By email dated July 29, 2022, the Municipalities requested permission to appeal the ALJ's ruling and attached a letter of the same date constituting the appeal. CWM opposed the request by email dated August 4, 2022. On August 8, 2022, the Facility Siting Board granted the Municipalities' request and accepted the appeal as filed and directed the parties to submit papers in support of or opposition to the appeal on or before August 18, 2022.

On appeal, the Municipalities argue, in addition to the arguments in the May 27, 2022 motion, that the ALJ's ruling should be reversed and the TSCA documents admitted into the record because: (1) the Municipalities have further opportunity to develop their hydrogeological issues and failure to consider the TSCA documents would be unfairly prejudicial, (2) the TSCA documents include relevant information not provided in this proceeding, (3) the Booz Allen documents are not anonymous hearsay, (4) Booz Allen reports have been admitted and relied upon by the DEC Commissioner in a previous matter, (5) CWM's further investigation and proposed new monitoring wells were requested by EPA, and therefore the Municipalities should be allowed to rebut CWM's claim that the hydrogeological issues have been resolved, (6) CWM's proposal to install new groundwater monitoring wells is intended to resolve an issue to be adjudicated in this proceeding, whether the hydrogeological characteristics of the site warrant a siting certificate, (7) witnesses for DEC, CWM and the Municipalities have been questioned on the substance of the TSCA documents, and the Municipalities propose to provide a sufficient foundation for receiving the documents into evidence through Mr. Michalski when the hearing resumes, and (8) declining to allow testimony regarding the TSCA documents and the entry of the documents into the evidentiary hearing record is contrary to the Siting Board's first interim decision.

CWM opposes the Municipalities' appeal on the grounds expressed in CWM's opposition to the Municipalities' motion, namely that the attempt to introduce the expert opinions expressed in the TSCA documents is inadmissible pursuant 6 NYCRR 624.7(e) and SAPA § 306(3) because the authors of the expert opinions are not available to attest to their respective opinions and conclusions and are not available for cross-examination. CWM further asserts that the TSCA documents constitute inadmissible hearsay (citing 6 NYCRR 624.9[a][1]). CWM argues that the evidentiary ruling should be upheld because the Municipalities repeat the same arguments on appeal that have already been rejected by the ALJ and fail to provide any legal basis to reverse the ALJ's ruling.

CWM further argues that the Municipalities' reliance on a previous decision that referenced a Booz Allen report (see Matter of Applications of SCA Chemical Waste Services, Inc. [SCA], Decision of the Commissioner, April 21, 1981, at 1 [adopting the ALJ's hearing report at 46]) does not support allowing the TSCA documents into the record of this proceeding. CWM argues that the SCA Decision does not indicate whether Booz Allen experts were made available for cross-examination, and that the SCA Decision was issued thirteen years before the adoption of the current part 624 regulations. CWM also takes issue with the Municipalities' argument that the ALJ's ruling is inconsistent with the Siting Board's First Interim Decision. Furthermore, CWM argues that the TSCA documents are unreliable anonymous hearsay opinions that should not be admitted pursuant to 6 NYCRR 624.9(a)(1) and draws a distinction between the TSCA documents and other reports that have been admitted into evidence that were relied upon by witnesses testifying in this proceeding. Moreover, CWM claims that Mr. Michalski cannot provide a proper foundation for the TSCA documents.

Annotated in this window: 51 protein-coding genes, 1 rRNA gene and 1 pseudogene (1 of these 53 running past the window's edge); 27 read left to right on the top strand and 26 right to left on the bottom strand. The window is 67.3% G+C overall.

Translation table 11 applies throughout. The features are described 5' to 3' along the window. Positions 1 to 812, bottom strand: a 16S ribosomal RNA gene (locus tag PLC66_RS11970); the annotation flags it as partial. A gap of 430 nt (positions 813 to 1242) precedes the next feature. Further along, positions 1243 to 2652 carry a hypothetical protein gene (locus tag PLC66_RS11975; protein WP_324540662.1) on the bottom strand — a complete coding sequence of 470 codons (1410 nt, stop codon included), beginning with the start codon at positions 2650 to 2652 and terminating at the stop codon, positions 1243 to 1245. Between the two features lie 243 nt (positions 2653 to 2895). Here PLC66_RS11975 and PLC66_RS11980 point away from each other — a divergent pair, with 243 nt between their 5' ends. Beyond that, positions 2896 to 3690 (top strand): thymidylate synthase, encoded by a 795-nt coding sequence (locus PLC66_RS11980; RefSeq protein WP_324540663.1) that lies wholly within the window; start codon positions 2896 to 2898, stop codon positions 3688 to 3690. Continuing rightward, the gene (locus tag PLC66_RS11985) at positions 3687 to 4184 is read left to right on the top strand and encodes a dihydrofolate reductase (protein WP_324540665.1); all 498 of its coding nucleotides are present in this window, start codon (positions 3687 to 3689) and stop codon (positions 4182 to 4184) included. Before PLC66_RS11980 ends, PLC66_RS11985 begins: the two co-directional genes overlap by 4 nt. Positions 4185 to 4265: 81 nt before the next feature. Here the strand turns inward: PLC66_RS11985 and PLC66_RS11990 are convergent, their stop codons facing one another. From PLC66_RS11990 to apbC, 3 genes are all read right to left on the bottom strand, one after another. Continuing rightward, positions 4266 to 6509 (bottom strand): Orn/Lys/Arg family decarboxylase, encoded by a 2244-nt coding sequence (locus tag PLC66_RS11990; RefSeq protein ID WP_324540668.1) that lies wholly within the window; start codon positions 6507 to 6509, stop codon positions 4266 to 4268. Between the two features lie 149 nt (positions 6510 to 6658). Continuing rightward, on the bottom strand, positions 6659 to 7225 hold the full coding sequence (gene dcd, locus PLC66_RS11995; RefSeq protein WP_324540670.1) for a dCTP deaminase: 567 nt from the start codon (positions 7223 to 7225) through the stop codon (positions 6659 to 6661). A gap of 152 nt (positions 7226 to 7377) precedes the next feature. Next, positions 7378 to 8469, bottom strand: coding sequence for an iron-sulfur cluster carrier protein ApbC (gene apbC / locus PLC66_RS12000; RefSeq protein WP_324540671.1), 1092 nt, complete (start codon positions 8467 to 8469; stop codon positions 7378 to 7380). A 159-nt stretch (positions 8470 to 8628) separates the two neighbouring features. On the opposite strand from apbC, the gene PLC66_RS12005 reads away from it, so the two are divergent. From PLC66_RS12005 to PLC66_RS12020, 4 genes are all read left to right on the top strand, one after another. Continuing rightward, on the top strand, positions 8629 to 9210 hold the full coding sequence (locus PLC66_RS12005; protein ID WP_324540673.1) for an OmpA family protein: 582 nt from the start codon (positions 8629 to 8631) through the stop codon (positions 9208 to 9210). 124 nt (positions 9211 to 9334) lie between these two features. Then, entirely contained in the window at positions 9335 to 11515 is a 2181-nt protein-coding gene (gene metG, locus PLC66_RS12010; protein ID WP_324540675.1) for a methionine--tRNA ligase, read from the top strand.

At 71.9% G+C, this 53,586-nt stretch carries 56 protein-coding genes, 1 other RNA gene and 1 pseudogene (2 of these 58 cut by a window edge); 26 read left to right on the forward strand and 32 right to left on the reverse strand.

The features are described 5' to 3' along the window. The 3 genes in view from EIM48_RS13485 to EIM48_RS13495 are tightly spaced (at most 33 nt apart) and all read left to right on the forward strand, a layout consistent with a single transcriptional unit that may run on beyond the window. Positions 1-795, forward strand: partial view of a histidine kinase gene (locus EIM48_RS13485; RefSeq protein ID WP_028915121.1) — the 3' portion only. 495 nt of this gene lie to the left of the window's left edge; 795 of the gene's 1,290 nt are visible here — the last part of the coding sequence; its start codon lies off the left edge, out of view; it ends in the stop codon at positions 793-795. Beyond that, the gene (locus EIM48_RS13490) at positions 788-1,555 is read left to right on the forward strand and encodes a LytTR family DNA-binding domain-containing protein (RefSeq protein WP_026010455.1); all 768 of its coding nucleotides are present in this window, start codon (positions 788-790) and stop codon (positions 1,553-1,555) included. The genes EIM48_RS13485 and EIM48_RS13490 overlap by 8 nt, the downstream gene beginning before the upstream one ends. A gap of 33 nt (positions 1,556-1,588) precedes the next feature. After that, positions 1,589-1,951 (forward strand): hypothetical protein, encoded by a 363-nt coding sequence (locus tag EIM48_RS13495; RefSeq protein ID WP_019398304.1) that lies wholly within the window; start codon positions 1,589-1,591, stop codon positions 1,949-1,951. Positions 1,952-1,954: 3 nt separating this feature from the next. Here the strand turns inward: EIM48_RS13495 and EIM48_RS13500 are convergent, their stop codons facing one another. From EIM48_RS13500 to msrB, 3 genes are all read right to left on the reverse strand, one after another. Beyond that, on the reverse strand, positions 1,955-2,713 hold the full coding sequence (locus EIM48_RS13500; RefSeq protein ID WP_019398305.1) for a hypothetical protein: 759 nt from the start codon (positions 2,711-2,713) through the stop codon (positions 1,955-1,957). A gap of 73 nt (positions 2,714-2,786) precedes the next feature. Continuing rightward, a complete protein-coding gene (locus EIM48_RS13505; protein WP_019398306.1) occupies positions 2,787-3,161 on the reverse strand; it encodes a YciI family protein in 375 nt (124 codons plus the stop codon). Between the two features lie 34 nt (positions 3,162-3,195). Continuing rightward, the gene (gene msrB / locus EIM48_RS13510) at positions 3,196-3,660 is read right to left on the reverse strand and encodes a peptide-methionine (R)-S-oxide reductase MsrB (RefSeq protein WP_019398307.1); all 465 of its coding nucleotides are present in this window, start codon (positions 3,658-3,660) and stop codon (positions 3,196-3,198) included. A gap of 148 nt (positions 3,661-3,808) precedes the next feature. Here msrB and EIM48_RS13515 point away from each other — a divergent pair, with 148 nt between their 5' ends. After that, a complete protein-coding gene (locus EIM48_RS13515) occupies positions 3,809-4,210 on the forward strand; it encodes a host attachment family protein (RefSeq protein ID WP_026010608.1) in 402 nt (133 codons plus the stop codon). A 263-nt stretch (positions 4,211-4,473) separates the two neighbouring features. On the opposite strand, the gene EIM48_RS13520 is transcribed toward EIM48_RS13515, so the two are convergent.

Lastly, CWM argues that the Municipalities' attempt to introduce the TSCA documents into the record to rebut a 2017 assertion, by CWM's then attorney, that the hydrogeological issues joined for adjudication had been resolved is an erroneous assertion. First, the 2017 assertion is not part of the evidentiary record and as a result cannot be prejudicial to the Municipalities. Secondly, the ALJ ruled that compliance with the federal TSCA criteria is not an adjudicable issue or relevant to this proceeding.

DEC staff opposes the Municipalities' appeal, arguing that the Municipalities are basing the appeal on the same unsupported and meritless arguments rejected by the ALJ. DEC staff asserts that the TSCA documents are not relevant to this proceeding, and staff has no regulatory role in EPA's review of CWM's TSCA application. Furthermore, the TSCA documents were not part of the Part 373 permit application and were not referred to the Office of Hearings and Mediation Services to be part of this joint proceeding. DEC staff points out that EPA acknowledged the distinction between the respective applications and stressed the importance of each application standing alone for demonstration of compliance with the applicable laws and regulations.

DEC staff also argues that the ALJ's ruling must be upheld because no legal foundation for the admission of the contested documents has been provided. According to DEC staff, the business record exception to the hearsay rule is not applicable simply because DEC may have been copied on the TSCA documents. Staff asserts that the TSCA documents contain expert opinion, and Mr. Michalski is not a proper witness to provide a foundation for admission of the documents into the evidentiary record. Staff also argues that any attempt to introduce the TSCA documents through rebuttal testimony is not permissible.